Above is an audio recording of the article. Normally these recordings will be behind a paywall, but this was my first attempt at recording an article.
The last two pieces have been about rogues and I want to give the meta-believers some content before Dallas. The three described decks are consistent, safe picks, with solid match ups. This piece focuses on the general strategy of each deck, but ends up explaining match ups in the process. Each list has a few general routes it can take in any given game. When you understand the general strategies, you can formulate a game plan on the spot no matter which deck you are up against. Being able to find a path to victory when you have never played a match up is a crucial skill to develop when playing in a format which harbors a ridiculous number of archetypes.
ZoroGarb is not straight forward, so it has a longer section on strategy than the other two. The notion that ZoroGarb is a good players’ safest way to make Day 2 has been persistent over the years, and is proving to be true again in the new format. Ultra Necrozma is a deck that the middle-to-higher level players seem to be less invested in, but in testing it has actually been the most successful out of the three. I expect the players that dislike Ultra Necrozma are not really giving it a shot and may have been using bad lists if/when they actually do test it. As for Dark, to most players it is self evident that it is a great deck, so I’m not sure that I need to convince anybody of its power.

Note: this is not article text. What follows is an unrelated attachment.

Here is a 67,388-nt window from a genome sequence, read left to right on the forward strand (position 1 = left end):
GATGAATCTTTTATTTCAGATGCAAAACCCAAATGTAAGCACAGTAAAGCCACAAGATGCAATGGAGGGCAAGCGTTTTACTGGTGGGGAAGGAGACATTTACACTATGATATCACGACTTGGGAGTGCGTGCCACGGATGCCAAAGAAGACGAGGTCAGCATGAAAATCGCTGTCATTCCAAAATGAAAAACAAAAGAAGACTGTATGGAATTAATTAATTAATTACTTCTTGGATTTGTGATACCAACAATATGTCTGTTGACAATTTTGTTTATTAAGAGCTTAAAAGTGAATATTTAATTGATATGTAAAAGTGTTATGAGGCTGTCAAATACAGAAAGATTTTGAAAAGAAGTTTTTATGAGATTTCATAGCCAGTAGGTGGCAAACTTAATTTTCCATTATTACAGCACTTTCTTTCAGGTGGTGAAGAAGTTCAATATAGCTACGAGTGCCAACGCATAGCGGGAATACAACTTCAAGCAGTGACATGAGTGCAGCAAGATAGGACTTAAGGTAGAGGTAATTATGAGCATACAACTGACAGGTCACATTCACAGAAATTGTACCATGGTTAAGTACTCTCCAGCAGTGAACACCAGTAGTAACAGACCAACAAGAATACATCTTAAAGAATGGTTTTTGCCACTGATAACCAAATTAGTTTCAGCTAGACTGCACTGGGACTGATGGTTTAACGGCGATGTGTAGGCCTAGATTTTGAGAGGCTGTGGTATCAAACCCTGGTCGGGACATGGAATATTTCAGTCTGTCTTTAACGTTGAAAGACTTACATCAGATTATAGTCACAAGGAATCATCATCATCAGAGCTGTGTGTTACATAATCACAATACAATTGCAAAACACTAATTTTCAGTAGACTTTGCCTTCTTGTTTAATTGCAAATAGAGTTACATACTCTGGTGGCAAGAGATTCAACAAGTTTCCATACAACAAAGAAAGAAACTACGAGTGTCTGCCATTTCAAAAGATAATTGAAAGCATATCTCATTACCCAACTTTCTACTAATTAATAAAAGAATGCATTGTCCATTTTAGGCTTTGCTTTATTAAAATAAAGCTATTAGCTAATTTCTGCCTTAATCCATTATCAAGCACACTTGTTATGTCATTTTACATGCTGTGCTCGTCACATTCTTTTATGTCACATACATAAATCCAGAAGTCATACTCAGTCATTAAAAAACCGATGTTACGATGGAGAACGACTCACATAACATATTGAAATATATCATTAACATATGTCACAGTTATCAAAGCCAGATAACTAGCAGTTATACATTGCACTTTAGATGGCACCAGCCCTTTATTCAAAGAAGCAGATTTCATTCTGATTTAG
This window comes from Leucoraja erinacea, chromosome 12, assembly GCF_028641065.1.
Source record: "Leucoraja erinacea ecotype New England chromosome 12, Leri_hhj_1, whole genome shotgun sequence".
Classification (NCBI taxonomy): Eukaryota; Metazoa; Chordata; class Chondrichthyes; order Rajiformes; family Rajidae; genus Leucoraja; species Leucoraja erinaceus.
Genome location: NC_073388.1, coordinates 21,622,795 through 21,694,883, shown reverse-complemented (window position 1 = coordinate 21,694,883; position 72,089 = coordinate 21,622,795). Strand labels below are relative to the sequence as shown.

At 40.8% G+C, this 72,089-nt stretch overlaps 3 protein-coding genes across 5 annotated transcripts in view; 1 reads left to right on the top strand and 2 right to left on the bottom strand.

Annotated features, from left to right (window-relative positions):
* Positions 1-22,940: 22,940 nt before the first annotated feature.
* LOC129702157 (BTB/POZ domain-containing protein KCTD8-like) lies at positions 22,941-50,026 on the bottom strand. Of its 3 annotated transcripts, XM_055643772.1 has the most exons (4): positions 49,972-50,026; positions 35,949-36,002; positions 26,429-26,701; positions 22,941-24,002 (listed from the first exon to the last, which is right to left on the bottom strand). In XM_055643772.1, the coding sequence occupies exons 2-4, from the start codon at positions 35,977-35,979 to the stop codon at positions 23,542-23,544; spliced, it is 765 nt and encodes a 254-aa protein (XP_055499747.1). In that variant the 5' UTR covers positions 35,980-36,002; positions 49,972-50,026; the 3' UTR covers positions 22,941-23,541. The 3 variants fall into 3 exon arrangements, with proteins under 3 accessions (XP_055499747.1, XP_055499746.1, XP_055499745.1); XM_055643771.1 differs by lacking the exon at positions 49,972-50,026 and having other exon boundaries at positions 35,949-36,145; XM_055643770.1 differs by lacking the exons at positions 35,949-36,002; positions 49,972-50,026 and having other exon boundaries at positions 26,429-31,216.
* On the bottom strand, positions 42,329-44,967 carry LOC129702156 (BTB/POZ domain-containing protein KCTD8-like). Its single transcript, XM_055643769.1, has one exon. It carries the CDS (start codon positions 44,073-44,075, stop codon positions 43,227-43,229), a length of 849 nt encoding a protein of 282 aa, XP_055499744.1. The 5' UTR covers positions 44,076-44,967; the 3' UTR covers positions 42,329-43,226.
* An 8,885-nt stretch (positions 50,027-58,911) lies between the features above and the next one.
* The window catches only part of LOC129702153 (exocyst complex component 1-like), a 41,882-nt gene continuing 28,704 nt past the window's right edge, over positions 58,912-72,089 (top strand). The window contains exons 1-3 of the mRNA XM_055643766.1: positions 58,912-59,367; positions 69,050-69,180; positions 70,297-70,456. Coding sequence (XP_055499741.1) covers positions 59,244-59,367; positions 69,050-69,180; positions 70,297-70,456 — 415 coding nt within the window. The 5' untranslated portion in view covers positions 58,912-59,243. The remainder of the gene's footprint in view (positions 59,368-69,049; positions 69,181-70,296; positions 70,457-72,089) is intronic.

Long intros are annoying; let’s get into the fun stuff.
|Pokémon – 21||Trainers – 33||Energy – 6|
|4||Zorua (DEX)||2||Colress||4||VS Seeker||4||Double Colorless|
|4||Zoroark GX||2||Brigette||1||Bursting Balloon||2||Psychic|
|1||Garbodor (BKP)||1||Pokemon Ranger||1||Dowsing Machine|